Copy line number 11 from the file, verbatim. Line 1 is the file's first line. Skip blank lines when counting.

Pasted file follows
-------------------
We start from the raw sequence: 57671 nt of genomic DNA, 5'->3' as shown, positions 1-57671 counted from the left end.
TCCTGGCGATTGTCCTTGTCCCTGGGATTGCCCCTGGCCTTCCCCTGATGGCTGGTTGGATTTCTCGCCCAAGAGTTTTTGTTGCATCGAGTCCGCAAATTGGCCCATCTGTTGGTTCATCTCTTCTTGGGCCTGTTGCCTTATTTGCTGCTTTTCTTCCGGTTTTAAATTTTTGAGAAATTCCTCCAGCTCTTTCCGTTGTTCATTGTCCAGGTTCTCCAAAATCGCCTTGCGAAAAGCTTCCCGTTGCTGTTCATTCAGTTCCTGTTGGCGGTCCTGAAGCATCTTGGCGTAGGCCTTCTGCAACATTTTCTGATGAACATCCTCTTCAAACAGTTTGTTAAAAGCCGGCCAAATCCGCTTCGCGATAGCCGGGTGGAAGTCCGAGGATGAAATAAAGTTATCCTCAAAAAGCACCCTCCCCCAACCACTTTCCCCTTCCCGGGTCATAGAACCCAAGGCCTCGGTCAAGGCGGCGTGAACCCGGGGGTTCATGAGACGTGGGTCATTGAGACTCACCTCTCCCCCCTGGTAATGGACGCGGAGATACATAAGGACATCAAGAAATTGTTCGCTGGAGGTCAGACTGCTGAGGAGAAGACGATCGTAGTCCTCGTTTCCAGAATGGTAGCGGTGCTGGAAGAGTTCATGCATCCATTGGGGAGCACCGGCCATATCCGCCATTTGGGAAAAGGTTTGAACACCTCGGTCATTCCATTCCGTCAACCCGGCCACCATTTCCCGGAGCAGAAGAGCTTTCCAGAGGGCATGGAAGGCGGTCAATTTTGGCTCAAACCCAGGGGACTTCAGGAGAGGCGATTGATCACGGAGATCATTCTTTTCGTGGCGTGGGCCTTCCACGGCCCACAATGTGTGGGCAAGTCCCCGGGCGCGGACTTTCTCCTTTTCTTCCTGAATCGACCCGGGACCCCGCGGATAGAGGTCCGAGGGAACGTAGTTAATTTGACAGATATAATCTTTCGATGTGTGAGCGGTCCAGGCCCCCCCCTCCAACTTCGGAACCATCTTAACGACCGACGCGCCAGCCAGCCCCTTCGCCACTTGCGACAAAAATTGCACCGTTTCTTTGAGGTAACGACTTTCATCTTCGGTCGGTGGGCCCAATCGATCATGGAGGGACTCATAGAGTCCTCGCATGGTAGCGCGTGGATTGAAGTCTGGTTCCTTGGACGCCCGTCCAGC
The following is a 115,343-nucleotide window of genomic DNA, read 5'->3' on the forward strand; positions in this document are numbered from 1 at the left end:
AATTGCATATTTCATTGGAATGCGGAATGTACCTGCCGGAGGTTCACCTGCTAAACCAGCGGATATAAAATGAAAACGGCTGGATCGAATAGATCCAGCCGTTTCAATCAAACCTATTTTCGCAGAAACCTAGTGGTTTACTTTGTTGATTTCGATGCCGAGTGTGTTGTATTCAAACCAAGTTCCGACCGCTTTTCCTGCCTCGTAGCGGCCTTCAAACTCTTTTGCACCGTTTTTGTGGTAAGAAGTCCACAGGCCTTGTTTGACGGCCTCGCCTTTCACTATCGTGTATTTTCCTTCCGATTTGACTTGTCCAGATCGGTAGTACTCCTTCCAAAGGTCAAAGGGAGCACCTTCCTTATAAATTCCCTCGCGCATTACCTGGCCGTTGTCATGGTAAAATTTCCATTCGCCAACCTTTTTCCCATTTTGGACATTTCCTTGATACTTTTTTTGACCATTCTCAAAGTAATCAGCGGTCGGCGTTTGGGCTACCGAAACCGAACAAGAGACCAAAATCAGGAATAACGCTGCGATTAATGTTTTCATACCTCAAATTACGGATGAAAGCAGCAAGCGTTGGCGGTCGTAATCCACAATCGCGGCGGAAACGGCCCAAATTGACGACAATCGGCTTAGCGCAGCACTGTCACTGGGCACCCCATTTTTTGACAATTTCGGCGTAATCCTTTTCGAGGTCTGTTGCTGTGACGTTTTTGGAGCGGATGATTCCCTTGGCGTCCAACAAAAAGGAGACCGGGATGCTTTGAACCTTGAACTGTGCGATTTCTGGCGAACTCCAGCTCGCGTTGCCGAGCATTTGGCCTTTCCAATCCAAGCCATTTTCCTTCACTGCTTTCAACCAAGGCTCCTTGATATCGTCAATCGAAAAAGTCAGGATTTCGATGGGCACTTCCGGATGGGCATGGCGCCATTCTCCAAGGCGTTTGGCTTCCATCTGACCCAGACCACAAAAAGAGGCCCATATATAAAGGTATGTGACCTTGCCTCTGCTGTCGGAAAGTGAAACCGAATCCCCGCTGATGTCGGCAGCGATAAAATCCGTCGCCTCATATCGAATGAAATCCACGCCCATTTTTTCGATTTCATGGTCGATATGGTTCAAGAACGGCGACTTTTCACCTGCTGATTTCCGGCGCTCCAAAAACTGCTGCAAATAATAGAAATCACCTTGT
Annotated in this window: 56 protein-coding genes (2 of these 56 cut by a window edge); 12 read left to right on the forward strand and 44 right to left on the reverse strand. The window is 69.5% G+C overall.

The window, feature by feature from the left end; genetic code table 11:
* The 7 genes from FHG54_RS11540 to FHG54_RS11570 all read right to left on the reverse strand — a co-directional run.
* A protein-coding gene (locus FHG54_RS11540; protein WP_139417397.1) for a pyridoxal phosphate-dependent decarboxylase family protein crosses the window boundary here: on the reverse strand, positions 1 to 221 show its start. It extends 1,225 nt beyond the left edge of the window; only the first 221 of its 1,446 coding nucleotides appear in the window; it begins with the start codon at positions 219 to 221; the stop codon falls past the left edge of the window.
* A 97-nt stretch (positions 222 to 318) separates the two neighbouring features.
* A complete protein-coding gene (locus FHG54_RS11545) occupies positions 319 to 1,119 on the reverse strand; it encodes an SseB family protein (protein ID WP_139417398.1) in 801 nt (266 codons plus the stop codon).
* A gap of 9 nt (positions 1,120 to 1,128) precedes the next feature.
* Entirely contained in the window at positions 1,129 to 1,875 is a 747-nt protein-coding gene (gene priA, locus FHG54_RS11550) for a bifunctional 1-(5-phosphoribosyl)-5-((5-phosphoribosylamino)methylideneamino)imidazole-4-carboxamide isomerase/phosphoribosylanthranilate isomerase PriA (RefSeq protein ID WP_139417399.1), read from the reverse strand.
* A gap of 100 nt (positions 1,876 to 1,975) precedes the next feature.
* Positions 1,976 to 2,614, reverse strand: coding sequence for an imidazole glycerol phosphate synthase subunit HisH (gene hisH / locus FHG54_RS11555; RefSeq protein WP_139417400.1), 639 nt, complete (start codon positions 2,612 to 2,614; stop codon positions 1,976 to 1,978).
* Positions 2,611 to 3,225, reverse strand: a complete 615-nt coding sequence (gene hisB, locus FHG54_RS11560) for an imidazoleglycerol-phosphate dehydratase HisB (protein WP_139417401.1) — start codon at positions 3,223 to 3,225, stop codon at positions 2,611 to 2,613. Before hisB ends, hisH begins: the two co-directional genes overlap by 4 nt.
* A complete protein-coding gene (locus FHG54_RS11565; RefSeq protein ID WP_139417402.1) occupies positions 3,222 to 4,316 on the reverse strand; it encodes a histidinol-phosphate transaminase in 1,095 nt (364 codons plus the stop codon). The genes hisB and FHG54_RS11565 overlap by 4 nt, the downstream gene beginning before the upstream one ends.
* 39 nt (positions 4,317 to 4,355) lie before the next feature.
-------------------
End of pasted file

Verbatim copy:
* A gap of 9 nt (positions 1,120 to 1,128) precedes the next feature.